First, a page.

Spokesmen from NASA and the White House both issued statements in response to NASA Administrator Charles Bolden recent comments that President Obama had told him that it was his “foremost” mission to make the Muslim world “feel good about their historic contribution to science…and math and engineering.”
The statements were issued amid criticism of Bolden, who did not list space exploration as any of the top issues the president asked him to pursue as head of the National Aeronautics and Space Administration.
“The President has always said that he wants NASA to engage with the world’s best scientists and engineers as we work together to push the boundaries of exploration,” White House spokesman Nick Shapiro said in a statement. “Meeting that mandate requires NASA to partner with countries around the world like Russia and Japan, as well as collaboration with Israel and with many Muslim-majority countries. The space race began as a global competition, but, today, it is a global collaboration.”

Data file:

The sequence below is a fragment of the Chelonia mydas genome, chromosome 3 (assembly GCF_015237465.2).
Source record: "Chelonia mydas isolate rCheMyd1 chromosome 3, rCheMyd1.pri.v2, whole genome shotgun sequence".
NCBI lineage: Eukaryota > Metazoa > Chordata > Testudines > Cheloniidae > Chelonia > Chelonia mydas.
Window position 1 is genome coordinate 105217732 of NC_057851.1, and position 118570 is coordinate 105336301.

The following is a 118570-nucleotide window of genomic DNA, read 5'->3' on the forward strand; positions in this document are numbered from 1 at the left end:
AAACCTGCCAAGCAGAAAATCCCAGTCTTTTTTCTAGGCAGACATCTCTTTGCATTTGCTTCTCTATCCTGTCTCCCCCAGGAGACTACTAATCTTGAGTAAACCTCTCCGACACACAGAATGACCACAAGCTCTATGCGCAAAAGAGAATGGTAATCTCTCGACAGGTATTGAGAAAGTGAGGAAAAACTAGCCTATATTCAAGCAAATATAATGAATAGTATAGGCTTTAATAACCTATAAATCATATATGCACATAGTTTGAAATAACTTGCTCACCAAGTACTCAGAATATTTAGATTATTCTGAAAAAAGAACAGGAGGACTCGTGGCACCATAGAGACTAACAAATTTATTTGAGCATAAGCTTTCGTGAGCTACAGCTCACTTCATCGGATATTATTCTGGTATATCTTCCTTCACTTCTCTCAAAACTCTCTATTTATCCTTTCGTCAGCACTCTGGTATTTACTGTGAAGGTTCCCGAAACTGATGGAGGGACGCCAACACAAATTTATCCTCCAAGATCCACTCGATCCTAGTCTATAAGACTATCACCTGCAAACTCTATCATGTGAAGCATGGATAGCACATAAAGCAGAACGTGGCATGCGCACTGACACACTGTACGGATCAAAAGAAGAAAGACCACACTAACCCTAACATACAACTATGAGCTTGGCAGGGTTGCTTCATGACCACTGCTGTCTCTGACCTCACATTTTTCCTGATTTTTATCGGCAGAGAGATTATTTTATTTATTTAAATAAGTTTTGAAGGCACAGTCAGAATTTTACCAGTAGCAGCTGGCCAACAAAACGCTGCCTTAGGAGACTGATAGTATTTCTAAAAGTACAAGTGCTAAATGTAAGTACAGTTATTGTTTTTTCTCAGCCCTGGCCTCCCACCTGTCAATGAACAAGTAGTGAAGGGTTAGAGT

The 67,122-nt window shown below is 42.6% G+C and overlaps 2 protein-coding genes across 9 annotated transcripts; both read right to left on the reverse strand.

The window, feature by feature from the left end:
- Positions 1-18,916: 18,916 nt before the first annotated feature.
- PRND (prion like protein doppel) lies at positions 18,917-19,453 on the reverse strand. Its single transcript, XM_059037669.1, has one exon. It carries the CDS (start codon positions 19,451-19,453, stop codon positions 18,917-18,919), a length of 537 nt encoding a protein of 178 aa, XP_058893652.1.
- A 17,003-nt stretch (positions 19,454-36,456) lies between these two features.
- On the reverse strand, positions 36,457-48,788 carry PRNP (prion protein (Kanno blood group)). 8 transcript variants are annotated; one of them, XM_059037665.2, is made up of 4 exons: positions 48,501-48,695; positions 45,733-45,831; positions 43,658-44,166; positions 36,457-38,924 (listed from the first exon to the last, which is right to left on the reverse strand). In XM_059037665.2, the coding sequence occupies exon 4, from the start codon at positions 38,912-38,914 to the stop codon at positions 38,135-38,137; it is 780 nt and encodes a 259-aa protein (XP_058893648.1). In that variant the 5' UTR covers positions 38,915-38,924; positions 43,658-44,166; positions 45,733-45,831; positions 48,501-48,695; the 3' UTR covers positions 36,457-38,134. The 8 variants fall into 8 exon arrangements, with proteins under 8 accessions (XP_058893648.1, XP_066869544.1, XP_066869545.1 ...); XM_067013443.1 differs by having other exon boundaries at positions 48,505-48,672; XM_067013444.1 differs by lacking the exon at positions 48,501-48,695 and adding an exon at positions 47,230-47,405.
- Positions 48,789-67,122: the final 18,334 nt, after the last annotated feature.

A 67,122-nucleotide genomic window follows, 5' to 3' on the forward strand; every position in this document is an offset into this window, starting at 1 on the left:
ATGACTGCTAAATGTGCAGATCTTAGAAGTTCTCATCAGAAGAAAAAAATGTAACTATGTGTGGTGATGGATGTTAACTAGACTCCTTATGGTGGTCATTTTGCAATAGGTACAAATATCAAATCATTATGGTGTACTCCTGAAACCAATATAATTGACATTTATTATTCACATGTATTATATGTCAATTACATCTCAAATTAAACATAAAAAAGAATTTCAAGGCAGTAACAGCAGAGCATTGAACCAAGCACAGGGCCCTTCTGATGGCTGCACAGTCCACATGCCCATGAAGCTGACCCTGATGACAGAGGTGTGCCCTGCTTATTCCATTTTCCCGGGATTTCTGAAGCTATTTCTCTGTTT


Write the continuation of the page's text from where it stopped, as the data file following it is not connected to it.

According to NASA spokesman Bob Jacobs, Bolden only meant to convey that NASA sought to help expand the capabilities of other nations to aid in space research and exploration.
“NASA is focused on its core mission of exploration, from pushing the boundaries of known space to breakthrough innovations in science and technology here at home,”Jacobs said in a statement. “But while space exploration may have once been a global competition, it is now a global collaboration. Without question, that work includes collaboration with other nations who share our goals. It is in this vein that Administrator Bolden has engaged with his colleagues around the world, to bring the best minds and ideas together to expand our common knowledge and capabilities.”
*This article originally listed the NASA administrator as “Charles Bolton.” It has since been corrected.